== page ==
One thing we learned is that the doctors were extremely blunt with us. To the point while in the hospital she asked me to start taking with the doctors alone with respect to her prognosis.  It was early November and the doctor told me that if the chemo did not work, and she could not get the stem cell transplant, she would most likely not make it to Christmas.  
I did not immediately tel her this. Read below as to why and when I did. 

Then it Became Serious 
Fortunately the chemo worked! By this point she had been at least six straight months living at MD Anderson.   We celebrated by having a family dinner at the hospital (they have a lot of family services there including mini apartments for families).   It was THEN I told her what the doctor told me, mainly so she was prepared to jump right in to the transplant.  She told me she sensed it the chemo failed that was it, however was still petrified of having the stem cell transplant.  

People Don’t Die From Lukehmia
Instead they almost always die from the complications of the procedures for it.  For those who might not know, stem cell transplants are extremely risky. They broke down the odds to us as such:
Survival Rates
1-2 years 70%
3-5 years 50%
5-10 years 30%
This was based on people with her type of Lukehmia post stem-cell transplant t.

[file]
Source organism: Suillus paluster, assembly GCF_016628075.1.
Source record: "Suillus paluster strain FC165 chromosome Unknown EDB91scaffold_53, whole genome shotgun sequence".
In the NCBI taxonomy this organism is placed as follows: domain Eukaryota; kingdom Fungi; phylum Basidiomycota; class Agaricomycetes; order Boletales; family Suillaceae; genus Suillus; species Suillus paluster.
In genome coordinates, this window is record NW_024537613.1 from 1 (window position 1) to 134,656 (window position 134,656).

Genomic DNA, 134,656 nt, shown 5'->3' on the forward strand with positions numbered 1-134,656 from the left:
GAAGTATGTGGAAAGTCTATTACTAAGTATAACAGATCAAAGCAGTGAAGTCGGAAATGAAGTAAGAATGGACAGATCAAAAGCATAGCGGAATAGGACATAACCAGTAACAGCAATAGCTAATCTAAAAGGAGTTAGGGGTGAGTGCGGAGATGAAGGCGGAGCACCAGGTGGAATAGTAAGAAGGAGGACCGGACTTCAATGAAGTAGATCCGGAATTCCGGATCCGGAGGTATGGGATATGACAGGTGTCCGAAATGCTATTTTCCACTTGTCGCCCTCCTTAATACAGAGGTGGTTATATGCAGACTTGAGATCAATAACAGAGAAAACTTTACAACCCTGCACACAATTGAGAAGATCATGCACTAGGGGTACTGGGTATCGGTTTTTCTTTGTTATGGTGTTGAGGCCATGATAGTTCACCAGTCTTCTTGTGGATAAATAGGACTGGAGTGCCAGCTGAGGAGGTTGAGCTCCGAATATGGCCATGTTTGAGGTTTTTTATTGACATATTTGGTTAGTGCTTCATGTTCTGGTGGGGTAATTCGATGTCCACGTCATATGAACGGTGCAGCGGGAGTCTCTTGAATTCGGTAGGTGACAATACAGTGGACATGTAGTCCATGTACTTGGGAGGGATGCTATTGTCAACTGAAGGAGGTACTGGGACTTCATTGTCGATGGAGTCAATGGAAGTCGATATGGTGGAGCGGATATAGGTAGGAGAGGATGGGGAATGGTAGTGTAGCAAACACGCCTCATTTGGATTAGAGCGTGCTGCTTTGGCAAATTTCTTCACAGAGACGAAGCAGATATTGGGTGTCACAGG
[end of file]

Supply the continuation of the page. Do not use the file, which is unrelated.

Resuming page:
She did not make it a year.  

After spending 11 months in the hospital, she was cleared to go home (having to fly back to the hospital every two weeks).  
She was home for four months and just as we thought she was out of the weeds, she got sick and died unexpectedly. I was with her, holding her hand when she passed.  

A Courageous Person
Toward the end, as doctors would learn about her health history, doctors and nurses alike would commend her strength as they stated they had not seen many endure what she had for as long as she did.  

A Loving Person
I used to always tell her there is no way I could endure the things she went though. I was a cheerleader for her and I constantly let her know how proud I am of her courage and strength. 

One day she stopped me mid-sentence and said “Honey. You would do the same thing I am, you just don’t know it.” She explained, “I’m doing all of this for you, just like you would for us.”
So it was her love for her family that gave her the strength to battle what she did.  This is one reason I will always cherish her. 

For those wanting share, I would love to hear about the health issues your significant others might have endured. 
thanks. 

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What your wife endured is unreal...I have to applaud her (and you) for sticking it out...but then, what choice was there?  Any one of us would have done the same to save our spouse' life.  But going through it is another matter.  Watching my neighbors go through it (him with long haulers Covid, her with cancer of lymph glands and breast) has been eye opening to say the least, I've been there with them every step of the way as I bring my dog to play with theirs...and it's not over yet.